I’ll be placing a new sensor on next week and blogging about my journey into nutritional ketosis and possibly the effects of fasting on my blood sugars. Stay tuned for that series although, sadly, there will be less cake involved compared to the first series.

Special thanks to my patient who found this article and shared it with me. One of the reasons I love my DPC job is I get to work with incredible people like you all. Patients who are engaged in their own health journey and challenge me too grow, learn, and apply are simply amazing.

Many non diabetics are wearing CGMs to better understand their blood sugar patterns. Here’s what I learned from wearing a continuous glucose monitor.
— Read on lilynicholsrdn.com/cgm-experiment-non-diabetic-continuous-glucose-monitor/

IDM: Women and Fasting: Top Tips for Women Going Through Menopause Part 2

I’ve seen this same observation time and time again. Since using a CGM with most of my patients I’ve begun noticing how often artificial sweeteners cause a reactionary drop in glucose. Presumably this is from the body producing insulin assuming that the sweet taste represents a usable sugar. Since there is no increase in blood stream sugars the net effect is a lowering. So where do sugars go when they leave the blood stream in that manner? They aren’t leaving the body. They aren’t being used as fuel during exercise. They get stored in a cell. It’s hard to lose weight when the body keeps storing glucose in the cells.

Women and Fasting: Top Tips for Women Going Through Menopause Part 2 – Intensive Dietary Management (IDM)
— Read on idmprogram.com/women-and-fasting-top-tips-for-women-going-through-menopause-part-2/

The Truth Behind What Intermittent Fasting Does to Your Body | Inverse

Studies show intermittent fasting can lead to weight loss, stabilized blood sugar, reduced inflammation, improvements in memory and stress resistance, slowed aging, longer lifespan, and blood sugar stabilization — all promising health benefits in return for considerable lifestyle changes.
— Read on www.inverse.com/article/57625-what-intermittent-fasting-actually-does-to-your-body

Decent article on fasting if you ignore the unsupported semi-vegan dietary recommendation. It’s amazing how one can write an entire article on lowering insulin production through fasting and then ignore that very concept when choosing food to eat. Plants are part of a good dietary plan but most plants are mostly carbohydrates. To lower insulin levels all the time, not just when not eating, you have to lower the carb intake. You can’t build your diet on a non-essential macronutrient and expect to stay healthy.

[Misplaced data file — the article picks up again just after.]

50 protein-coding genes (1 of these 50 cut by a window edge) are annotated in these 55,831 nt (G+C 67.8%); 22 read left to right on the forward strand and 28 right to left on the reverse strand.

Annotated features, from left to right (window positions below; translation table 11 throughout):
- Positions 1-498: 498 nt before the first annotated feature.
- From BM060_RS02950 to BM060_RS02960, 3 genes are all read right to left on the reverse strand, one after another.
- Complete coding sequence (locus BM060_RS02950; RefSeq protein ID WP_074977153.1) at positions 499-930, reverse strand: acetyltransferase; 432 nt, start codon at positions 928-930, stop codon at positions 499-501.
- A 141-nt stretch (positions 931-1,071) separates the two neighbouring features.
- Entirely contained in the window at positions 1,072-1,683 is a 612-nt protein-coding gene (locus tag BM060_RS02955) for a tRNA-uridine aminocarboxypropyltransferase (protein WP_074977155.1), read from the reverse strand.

CGM Day 9 & 10: Minor detour for ice cream

Did great yesterday until the end of the day when I succumbed to the siren call of ice cream after a very long day. The breakfast spike was due to my infatuation with blueberries.

Today was a new day though. I had my typical Wednesday breakfast at Nick and J’s Cafe of three eggs over well with bacon and black coffee. Then I met a friend for lunch at Dickies for 1/2lb of brisket. We celebrated his amazing success on his low carb/fasting journey which I hope he’ll share on this blog sometime soon.

This afternoon there was a handful of green grapes running out the door to go do yard work at the office.

Glory be to God, tomorrow is always a new day.

Day 2 of CGM

Here’s the majority of today’s readings.

You can see small impact of breakfast which was the same 3 eggs and 1/2 cup blueberries as yesterday but no toast or jam. What a difference that made. Note too the dip in my glucose right before awakening and the rise as I got up. The normal stress of standing upright and waking in the morning will raise your glucose some. Notice the good glucose control overnight when the body isn’t trying to metabolize a Star Crunch but is essentially fasted? Powerful.

Lunch was a 1/2 pound of delicious beef brisket. There was no impact or elevation on my glucose. Dry rub BBQ is one of the best options to limit sugar intake as almost all BBQ sauces have added sugar.